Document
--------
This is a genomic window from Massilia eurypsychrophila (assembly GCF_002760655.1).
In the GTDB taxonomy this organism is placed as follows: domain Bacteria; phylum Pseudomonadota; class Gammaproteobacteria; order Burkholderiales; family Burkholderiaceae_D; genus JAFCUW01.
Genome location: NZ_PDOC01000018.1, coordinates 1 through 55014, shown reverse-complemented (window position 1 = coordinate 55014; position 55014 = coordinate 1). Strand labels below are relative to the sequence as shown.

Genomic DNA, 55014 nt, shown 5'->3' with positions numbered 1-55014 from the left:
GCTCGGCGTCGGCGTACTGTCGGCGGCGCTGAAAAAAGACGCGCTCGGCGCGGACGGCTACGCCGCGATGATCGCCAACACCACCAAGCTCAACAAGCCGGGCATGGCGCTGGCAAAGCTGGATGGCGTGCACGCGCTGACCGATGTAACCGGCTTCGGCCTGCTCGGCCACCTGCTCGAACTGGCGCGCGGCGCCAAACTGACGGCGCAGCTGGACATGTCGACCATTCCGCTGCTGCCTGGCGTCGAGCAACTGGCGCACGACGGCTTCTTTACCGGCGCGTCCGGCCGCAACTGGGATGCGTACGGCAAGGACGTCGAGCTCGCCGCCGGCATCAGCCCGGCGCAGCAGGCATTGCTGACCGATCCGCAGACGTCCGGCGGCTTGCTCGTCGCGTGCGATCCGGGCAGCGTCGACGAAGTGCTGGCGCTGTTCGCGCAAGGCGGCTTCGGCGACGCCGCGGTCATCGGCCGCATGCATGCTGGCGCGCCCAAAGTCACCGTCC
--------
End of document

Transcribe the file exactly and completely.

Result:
This is a genomic window from Massilia eurypsychrophila (assembly GCF_002760655.1).
In the GTDB taxonomy this organism is placed as follows: domain Bacteria; phylum Pseudomonadota; class Gammaproteobacteria; order Burkholderiales; family Burkholderiaceae_D; genus JAFCUW01.
Genome location: NZ_PDOC01000018.1, coordinates 1 through 55014, shown reverse-complemented (window position 1 = coordinate 55014; position 55014 = coordinate 1). Strand labels below are relative to the sequence as shown.

Genomic DNA, 55014 nt, shown 5'->3' with positions numbered 1-55014 from the left:
GCTCGGCGTCGGCGTACTGTCGGCGGCGCTGAAAAAAGACGCGCTCGGCGCGGACGGCTACGCCGCGATGATCGCCAACACCACCAAGCTCAACAAGCCGGGCATGGCGCTGGCAAAGCTGGATGGCGTGCACGCGCTGACCGATGTAACCGGCTTCGGCCTGCTCGGCCACCTGCTCGAACTGGCGCGCGGCGCCAAACTGACGGCGCAGCTGGACATGTCGACCATTCCGCTGCTGCCTGGCGTCGAGCAACTGGCGCACGACGGCTTCTTTACCGGCGCGTCCGGCCGCAACTGGGATGCGTACGGCAAGGACGTCGAGCTCGCCGCCGGCATCAGCCCGGCGCAGCAGGCATTGCTGACCGATCCGCAGACGTCCGGCGGCTTGCTCGTCGCGTGCGATCCGGGCAGCGTCGACGAAGTGCTGGCGCTGTTCGCGCAAGGCGGCTTCGGCGACGCCGCGGTCATCGGCCGCATGCATGCTGGCGCGCCCAAAGTCACCGTCC